Recent research has found that drinking a glass of red wine with dinner increases levels of HDL (”good”) cholesterol. What's more, these results were found in individuals with type II diabetes. Sound too good to be true? Believe it or not, the health benefits of red wine don’t end with better cholesterol levels.
When consumed in moderation, red wine also lowers risk of heart disease and stroke. Not to mention reduced risk for Alzheimer’s dementia, depression, and even lower blood sugar!
The majority of the health benefits of red wine are due to resveratrol (a polyphenol with antioxidant and anti-inflammatory properties.) Resveratrol enhances the release of insulin into the blood stream. This keeps blood sugar more stable. Resveratrol also reduces fat buildup in the arteries. The flavanoids present in red wine fight cardiovascular diseases. The wine's procyanidins help keep blood vessels healthy, including those in the brain.
Researchers observed that low levels of alcohol consumption actually reduce inflammation in the brain, while helping the brain clear away toxins. While this is exciting news for everyone, these findings are especially important for diabetics. Research has proven a link between diabetes and Alzheimer’s. So much so, that dementia is now being referred to by some as “Type III Diabetes.”
When sugar levels in the blood are too high, nerve damage occurs as the sugary blood circulates throughout the body. This includes the brain, in which nerve damage leads to cognitive decline. Imagine, red wine helping to fight illnesses like Alzheimer’s!
If that isn’t enough to boost your mood, research has also found that men and women who drank 2-7 glasses of wine per week had a significantly lower risk of being diagnosed with depression. Other lifestyle factors were also taken into consideration, but a lower risk of depression was still connected with drinking wine.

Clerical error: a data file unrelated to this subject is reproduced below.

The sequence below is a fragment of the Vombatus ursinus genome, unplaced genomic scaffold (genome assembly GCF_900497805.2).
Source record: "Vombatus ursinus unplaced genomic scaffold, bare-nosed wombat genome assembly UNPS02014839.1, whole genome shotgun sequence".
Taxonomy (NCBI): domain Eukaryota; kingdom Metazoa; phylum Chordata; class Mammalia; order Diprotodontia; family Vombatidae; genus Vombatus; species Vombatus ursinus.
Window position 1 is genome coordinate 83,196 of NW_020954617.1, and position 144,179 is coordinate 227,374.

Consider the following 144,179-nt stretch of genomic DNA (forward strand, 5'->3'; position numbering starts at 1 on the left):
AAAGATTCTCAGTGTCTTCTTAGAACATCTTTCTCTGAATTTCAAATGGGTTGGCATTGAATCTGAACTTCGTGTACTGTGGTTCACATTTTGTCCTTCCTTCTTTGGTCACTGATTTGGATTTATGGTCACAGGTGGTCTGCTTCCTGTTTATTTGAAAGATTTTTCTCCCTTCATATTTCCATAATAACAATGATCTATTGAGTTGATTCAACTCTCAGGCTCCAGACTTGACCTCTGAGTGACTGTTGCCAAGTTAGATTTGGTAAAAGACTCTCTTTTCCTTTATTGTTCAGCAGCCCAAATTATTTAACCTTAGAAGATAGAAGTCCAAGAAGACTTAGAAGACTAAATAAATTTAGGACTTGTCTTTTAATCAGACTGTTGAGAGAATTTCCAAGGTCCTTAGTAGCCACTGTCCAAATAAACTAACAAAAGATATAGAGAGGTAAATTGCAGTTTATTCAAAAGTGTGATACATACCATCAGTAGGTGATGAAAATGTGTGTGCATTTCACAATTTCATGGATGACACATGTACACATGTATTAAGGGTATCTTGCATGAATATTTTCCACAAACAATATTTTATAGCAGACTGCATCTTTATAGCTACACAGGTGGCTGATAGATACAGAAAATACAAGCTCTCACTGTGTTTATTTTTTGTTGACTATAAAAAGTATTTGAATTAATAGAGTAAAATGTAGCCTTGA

All of these perks combine together and can result in a longer life span. That’s right – red wine can help you live longer! In fact, red wine drinkers have a lower mortality rate than vodka or whiskey drinkers.
Researchers do not recommend starting to drink alcohol if you don’t already do so. Drinking too much alcohol increases your risk of heart failure, high blood pressure, liver and pancreas diseases, certain types of cancer, stroke, violence, and suicide. If you already drink red wine, do so in moderation.
According to the Mayo Clinic, moderate drinking includes: up to one drink a day for women of all ages, up to one drink a day for men older than age 65, and up to two drinks a day for men age 65 and younger. The difference between limits for men and women is because men usually weigh more, and their bodies naturally contain more of the enzyme that metabolizes alcohol.
One serving of red wine totals five ounces. Most of us will easily pour double that amount without even realizing it. Being mindful of your pour will ensure that you are getting all of the positive benefits red wine has to offer without overdoing it.
Also be sure to speak with your doctor about your alcohol consumption. This is an important part of your overall health. Be sure to make your healthcare team aware if you do consume alcohol, to ensure that there is no interference with your medications or health conditions.
A diabetes diagnosis means bidding farewell to more than a few things. If wine was one of them, rejoice! Red wine can now return to its rightful place – in your glass. Now raise that glass in a toast to the health benefits of red wine… and enjoy!